Saturday, March 9, 2019 | Chrysler Hall, Norfolk | 8PM

Sunday, March 10, 2019 | Sandler Center for the Performing Arts, Virginia Beach | 2:30PM

Jeffrey Biegel returns to the VSO for one of the most-loved concertos of all time, Grieg’s Piano Concerto. This concerto is among Grieg’s earliest important works and the only concerto the composer completed. Written in just a month in the summer of 1944, Prokofiev’s Symphony No. 5 was intended to be “a hymn to free and happy Man, to his mighty powers, his pure and noble spirit.” This triumphant and electrifying composition has remained one of his most popular works.

JoAnn Falletta , conductor
Jeffrey Biegel , piano

Bantock : Kishmul’s Galley
Grieg : Piano Concerto
Prokofiev : Symphony No. 5


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Joanne Falletta, Music Director, Conductor - Virginia Symphony OrchestraJoAnn Falletta

Music Director

JoAnn Falletta is internationally celebrated as a vibrant ambassador for music, an inspiring artistic leader, and a champion of American symphonic music. An effervescent and exuberant figure on the podium, she has been praised by The Washington Post as having “Toscanini’s tight control over ensemble, Walter’s affectionate balancing of inner voices, Stokowski’s gutsy showmanship, and a controlled frenzy worthy of Bernstein.” Acclaimed by The New York Times as “one of the finest conductors of her generation”, she serves as the Music Director of the Buffalo Philharmonic Orchestra and the Virginia Symphony Orchestra, Principal Guest Conductor of the Brevard Music Center and music advisor to the Hawaii Symphony.

Ms. Falletta is invited to guest conduct many of the world’s finest symphony orchestras. Recent guest conducting highlights include debuts in Belgrade, Gothenburg, Lima, Bogotá, Helsingborg, Orchestra of St. Luke’s, a European tour with the Stuttgart Orchestra, return engagements with the Warsaw, Detroit, Phoenix, and Krakow Symphony Orchestras and a 13 city US tour with the Irish Chamber Orchestra with James Galway.

She has guest conducted over a hundred orchestras in North America, and many of the most prominent orchestras in Europe, Asia, South America and Africa. Her North America guest conducting appearances have included the orchestras of Philadelphia, Los Angeles, San Francisco, Dallas, St. Louis, Milwaukee, Indianapolis, Seattle, San Diego, Montreal, Toronto and the National Symphony and international appearances have included the London Symphony, Czech Philharmonic, Rotterdam Philharmonic, Korean Broadcast Symphony, Seoul Philharmonic, China National Symphony, Shanghai Symphony, Liverpool Philharmonic, Manchester BBC Philharmonic, Scottish BBC orchestra, Orchestra National de Lyon and Mannheim Orchestra among others. Ms. Falletta’s summer activities have taken her to numerous music festivals including Aspen, Tanglewood, the Hollywood Bowl, Wolf Trap, Mann Center, Meadow Brook, OK Mozart Festival, Grand Teton, Eastern, Peninsula and Brevard Festival.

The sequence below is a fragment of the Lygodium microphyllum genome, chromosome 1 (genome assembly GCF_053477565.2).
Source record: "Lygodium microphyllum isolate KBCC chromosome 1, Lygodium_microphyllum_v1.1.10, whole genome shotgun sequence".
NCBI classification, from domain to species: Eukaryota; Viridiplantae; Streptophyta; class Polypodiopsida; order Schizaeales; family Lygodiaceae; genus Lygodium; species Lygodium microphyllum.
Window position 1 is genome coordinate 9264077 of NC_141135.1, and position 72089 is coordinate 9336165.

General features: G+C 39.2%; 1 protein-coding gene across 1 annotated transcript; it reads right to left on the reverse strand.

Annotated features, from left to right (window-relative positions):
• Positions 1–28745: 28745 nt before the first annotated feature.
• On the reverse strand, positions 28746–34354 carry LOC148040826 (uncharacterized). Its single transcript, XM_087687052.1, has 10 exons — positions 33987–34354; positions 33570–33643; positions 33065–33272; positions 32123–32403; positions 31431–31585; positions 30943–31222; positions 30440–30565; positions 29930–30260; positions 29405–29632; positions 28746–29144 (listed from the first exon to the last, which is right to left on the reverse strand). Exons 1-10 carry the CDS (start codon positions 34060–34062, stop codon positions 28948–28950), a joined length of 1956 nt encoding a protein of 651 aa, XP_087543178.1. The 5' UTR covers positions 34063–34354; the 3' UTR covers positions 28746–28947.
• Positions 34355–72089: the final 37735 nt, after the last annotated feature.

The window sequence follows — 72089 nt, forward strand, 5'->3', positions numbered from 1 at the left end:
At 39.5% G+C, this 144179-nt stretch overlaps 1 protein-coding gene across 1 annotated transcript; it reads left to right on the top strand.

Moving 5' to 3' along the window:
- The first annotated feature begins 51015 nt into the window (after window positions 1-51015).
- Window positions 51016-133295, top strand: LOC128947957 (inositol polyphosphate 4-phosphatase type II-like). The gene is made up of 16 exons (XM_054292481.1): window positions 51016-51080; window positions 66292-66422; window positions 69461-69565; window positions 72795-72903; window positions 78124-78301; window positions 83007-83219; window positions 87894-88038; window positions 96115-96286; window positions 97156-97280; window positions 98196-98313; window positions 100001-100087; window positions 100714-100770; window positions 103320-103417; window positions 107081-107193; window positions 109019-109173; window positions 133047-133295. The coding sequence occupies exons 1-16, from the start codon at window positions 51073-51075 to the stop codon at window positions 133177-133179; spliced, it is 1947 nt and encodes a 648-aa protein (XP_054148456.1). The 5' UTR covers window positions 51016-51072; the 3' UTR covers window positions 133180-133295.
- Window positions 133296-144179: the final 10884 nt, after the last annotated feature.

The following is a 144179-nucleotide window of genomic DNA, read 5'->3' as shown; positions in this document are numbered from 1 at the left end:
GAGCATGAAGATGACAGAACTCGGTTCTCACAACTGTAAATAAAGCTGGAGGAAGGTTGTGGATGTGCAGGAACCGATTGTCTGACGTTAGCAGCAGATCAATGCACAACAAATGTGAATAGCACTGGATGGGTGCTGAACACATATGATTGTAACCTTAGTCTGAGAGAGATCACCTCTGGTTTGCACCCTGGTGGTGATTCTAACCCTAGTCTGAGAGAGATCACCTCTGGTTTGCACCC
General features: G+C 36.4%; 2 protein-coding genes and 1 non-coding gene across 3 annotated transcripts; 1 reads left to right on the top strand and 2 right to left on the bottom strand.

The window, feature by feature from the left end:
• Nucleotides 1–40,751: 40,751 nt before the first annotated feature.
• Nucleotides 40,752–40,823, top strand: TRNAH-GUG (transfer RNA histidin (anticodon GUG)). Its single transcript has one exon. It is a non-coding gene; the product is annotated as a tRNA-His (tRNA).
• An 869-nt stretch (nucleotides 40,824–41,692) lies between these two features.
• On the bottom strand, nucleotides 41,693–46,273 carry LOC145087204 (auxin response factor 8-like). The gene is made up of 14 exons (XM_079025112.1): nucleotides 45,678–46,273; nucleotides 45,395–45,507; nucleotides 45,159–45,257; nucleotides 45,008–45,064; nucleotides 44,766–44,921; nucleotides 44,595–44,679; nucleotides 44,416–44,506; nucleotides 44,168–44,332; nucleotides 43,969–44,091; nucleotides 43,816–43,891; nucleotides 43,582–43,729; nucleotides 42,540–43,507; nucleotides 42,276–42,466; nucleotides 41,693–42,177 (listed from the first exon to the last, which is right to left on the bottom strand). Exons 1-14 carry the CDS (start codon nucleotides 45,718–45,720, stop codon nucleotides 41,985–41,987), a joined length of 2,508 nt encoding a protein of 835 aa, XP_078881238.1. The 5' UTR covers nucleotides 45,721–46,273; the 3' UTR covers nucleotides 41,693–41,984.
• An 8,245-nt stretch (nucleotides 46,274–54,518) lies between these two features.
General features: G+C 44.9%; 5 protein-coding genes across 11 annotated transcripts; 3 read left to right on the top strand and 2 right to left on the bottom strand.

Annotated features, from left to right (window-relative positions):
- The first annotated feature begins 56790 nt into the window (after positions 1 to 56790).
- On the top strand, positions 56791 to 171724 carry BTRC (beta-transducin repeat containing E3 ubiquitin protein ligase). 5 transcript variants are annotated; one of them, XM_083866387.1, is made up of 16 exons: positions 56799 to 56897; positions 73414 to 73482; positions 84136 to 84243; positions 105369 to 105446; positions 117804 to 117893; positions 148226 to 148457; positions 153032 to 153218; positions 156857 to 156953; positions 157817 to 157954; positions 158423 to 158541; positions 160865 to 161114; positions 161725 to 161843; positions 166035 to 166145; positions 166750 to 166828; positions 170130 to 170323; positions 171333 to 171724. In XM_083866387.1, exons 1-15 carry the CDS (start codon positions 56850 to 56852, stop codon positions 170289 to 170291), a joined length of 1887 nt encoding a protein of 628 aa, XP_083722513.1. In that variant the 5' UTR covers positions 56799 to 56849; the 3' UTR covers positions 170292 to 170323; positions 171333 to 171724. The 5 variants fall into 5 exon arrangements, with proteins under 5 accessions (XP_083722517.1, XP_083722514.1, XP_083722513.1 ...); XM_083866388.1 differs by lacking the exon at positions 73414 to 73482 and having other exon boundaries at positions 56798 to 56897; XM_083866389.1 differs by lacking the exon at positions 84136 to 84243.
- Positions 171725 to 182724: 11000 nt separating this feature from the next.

Falletta is the recipient of many of the most prestigious conducting awards including the Seaver/National Endowment for the Arts Conductors Award, the coveted Stokowski Competition, and the Toscanini, Ditson and Bruno Walter Awards for conducting, as well as the American Symphony Orchestra League’s prestigious John S. Edwards Award. She is an ardent champion of music of our time, introducing over 500 works by American composers, including more than 110 world premieres. Hailing her as a “leading force for the music of our time”, she has been honored with twelve ASCAP awards. Ms. Falletta served as a Member of the National Council on the Arts during both the George W Bush and Obama administrations.

Under Falletta’s direction, the VSO has risen to celebrated artistic heights. The VSO, which made critically acclaimed debuts at the Kennedy Center and New York’s Carnegie Hall under Falletta and entered into their first multinational recording agreement with Naxos, performs classics, pops and family concert series in Norfolk, Virginia Beach, Newport News and Williamsburg.

In addition to her current posts with the Buffalo Philharmonic, the Virginia Symphony, Brevard Music Center and Hawaii Symphony, Ms. Falletta has held the positions of principal conductor of the Ulster Orchestra, principal guest conductor of the Phoenix Symphony, music director of the Long Beach Symphony Orchestra, associate conductor of the Milwaukee Symphony Orchestra, and music director of the Denver Chamber Orchestra.

Ms. Falletta received her undergraduate degree from the Mannes College of Music in New York and her master’s and doctorate degrees from The Juilliard School.

JoAnn Falletta on NPR | The Innovative Mosaic Of American Symphonies

Jeffrey Biegel, piano

Considered the most prolific artist of his generation, Moravian College in Bethlehem, PA, conferred the Honorary Degree of Doctor of Humane Letters upon Biegel, for his achievements in performance, recordings, chamber music, champion of new music, composer, arranger and educator.

Biegel recently performed the World Premiere of Giovanni Allevi's 'Concerto for Piano and Orchestra' with Orchestra Kentucky and in Milan's Teatro dal Vermes, recording released in 2017 with Orchestra Sinfonica Italiana. In August 2018, Naxos releases Kenneth Fuchs's "Concerto: Spiritualist" featuring Biegel with the London Symphony Orchestra conducted by JoAnn Falletta, and, Grammy award composer, Dick Tunney unveils the new "Peanuts Concerto" for piano and orchestra based on music by Vince Guaraldi. In November, 2018, Christopher Theofanidis's "Concerto for Piano, Strings, Harp and Percussion" will receive its premiere with the Harrisburg Symphony Orchestra, Stuart Malina conducting. Equally championing pop music icons, Biegel has brought Jimmy Webb's 'Nocturne for Piano and Orchestra' to the public with Orchestra Kentucky, and PDQ Bach's 'Concerto for Simply Grand Piano and Orchestra' by Peter Schickele with the Colorado Symphony Orchestra.